The email notified attendees that Trump had tested positive for the coronavirus and it was reaching out to them “out of an abundance of caution,” and reminded them that guests had not been allowed to come closer than 6 feet from Trump.

Trump Victory did not urge recipients of the email to preemptively quarantine or get tested. “Please contact your medical provider if you or any of your loved ones is ill or develops a fever, shortness of breath, or other respiratory symptoms,” the email, which was first reported by CNBC, read.

In a news conference on Friday, New Jersey Gov. Phil Murphy urged anyone who had been “in or around” the Bedminster event to self-quarantine and get tested. He emphasized quarantining first, then getting tested, and told people to stay quarantined for 14 days even if they get a negative test. He said the state’s effort to trace the contacts of the people who went to the event had begun, and that “folks are cooperating and we need them to.” Murphy said the White House and the RNC “put forward a spirit of serious cooperation.” He said his “guess” was that the event had drawn people from all over the region, and potentially out of state, thus posing a risk to communities other than Bedminster.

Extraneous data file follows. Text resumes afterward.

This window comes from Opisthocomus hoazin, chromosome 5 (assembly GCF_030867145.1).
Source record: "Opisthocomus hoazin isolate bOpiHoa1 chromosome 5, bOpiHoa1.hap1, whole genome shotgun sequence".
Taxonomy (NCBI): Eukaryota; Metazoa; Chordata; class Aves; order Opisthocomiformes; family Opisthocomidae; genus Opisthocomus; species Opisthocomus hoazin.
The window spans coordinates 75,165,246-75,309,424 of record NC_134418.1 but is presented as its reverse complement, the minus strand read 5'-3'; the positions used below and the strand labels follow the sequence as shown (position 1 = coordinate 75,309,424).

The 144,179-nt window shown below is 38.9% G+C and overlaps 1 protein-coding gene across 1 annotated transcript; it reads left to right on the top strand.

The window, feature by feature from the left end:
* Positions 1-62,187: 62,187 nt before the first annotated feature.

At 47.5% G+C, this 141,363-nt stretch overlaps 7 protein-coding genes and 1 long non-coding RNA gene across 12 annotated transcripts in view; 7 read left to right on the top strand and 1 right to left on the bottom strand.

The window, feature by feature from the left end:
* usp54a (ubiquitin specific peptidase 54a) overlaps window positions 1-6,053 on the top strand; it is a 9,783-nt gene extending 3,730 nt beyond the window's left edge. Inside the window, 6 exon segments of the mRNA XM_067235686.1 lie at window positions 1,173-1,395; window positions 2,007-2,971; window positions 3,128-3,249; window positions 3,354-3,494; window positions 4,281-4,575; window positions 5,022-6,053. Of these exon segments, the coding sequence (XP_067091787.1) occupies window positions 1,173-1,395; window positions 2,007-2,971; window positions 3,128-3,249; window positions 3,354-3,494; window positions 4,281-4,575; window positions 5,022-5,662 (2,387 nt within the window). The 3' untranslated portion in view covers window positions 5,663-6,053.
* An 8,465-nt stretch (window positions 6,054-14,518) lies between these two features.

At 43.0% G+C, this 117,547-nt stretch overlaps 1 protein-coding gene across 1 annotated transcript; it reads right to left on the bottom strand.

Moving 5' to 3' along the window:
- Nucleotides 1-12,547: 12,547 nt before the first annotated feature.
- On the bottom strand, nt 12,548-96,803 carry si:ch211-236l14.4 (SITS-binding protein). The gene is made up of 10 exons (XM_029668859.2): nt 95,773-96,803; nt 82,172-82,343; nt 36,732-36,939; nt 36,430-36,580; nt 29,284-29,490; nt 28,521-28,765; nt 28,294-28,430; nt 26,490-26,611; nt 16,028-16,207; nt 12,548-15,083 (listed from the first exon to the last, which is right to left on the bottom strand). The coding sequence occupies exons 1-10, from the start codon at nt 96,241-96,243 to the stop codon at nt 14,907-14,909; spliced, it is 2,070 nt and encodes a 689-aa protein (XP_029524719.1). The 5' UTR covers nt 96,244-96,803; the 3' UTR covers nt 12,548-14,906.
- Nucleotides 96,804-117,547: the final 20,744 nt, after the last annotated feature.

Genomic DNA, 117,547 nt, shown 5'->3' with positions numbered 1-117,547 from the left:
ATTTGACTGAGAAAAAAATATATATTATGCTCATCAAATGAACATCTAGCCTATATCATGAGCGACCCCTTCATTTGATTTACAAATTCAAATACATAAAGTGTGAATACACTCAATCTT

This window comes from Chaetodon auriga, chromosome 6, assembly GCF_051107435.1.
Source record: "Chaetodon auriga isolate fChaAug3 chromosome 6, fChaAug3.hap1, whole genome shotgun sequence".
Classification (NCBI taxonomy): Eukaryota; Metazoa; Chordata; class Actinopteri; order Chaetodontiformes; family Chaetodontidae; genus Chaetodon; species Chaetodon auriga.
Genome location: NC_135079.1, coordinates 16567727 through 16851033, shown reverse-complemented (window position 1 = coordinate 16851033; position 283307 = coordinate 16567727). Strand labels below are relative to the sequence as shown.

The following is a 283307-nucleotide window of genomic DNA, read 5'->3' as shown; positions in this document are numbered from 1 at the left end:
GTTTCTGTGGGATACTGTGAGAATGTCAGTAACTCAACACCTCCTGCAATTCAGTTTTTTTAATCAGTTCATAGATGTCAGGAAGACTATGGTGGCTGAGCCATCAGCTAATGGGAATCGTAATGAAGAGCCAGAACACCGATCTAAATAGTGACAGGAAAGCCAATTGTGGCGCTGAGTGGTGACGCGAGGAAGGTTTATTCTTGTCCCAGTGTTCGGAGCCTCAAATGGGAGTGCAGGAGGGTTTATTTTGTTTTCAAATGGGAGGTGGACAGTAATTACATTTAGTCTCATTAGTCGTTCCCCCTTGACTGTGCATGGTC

Wednesday night’s fundraiser in Minnesota, which took place during the same trip on which Hicks had traveled with Trump on Air Force One, had included similar precautions as in Bedminster. Mandi Merritt, a spokesperson for the RNC, said that attendees at the fundraiser “tested negative for COVID-19 on the day of the event, completed a wellness questionnaire, and passed a temperature screening. Every guest was at least 6 feet from the president at all times.”

Blois Olson, a Minnesota political analyst with close knowledge of the event, said that the president had remained at all times behind a rope line, at a distance from guests.

But Olson viewed social media posts, he said, showing many other attendees at the fundraiser flouted safety guidelines, including singing karaoke, after the president left the event. “Nobody had a mask, nobody was physically distanced,” he said.

South Dakota Gov. Kristi Noem, a close ally of Trump's, was at the event without a mask, posing for photographs with her arms around attendees, according to social media posts viewed by BuzzFeed News. A spokesperson said on Twitter that Noem had “tested negative Tuesday night,” the night before the fundraiser.

Topics in this article

Skip to footer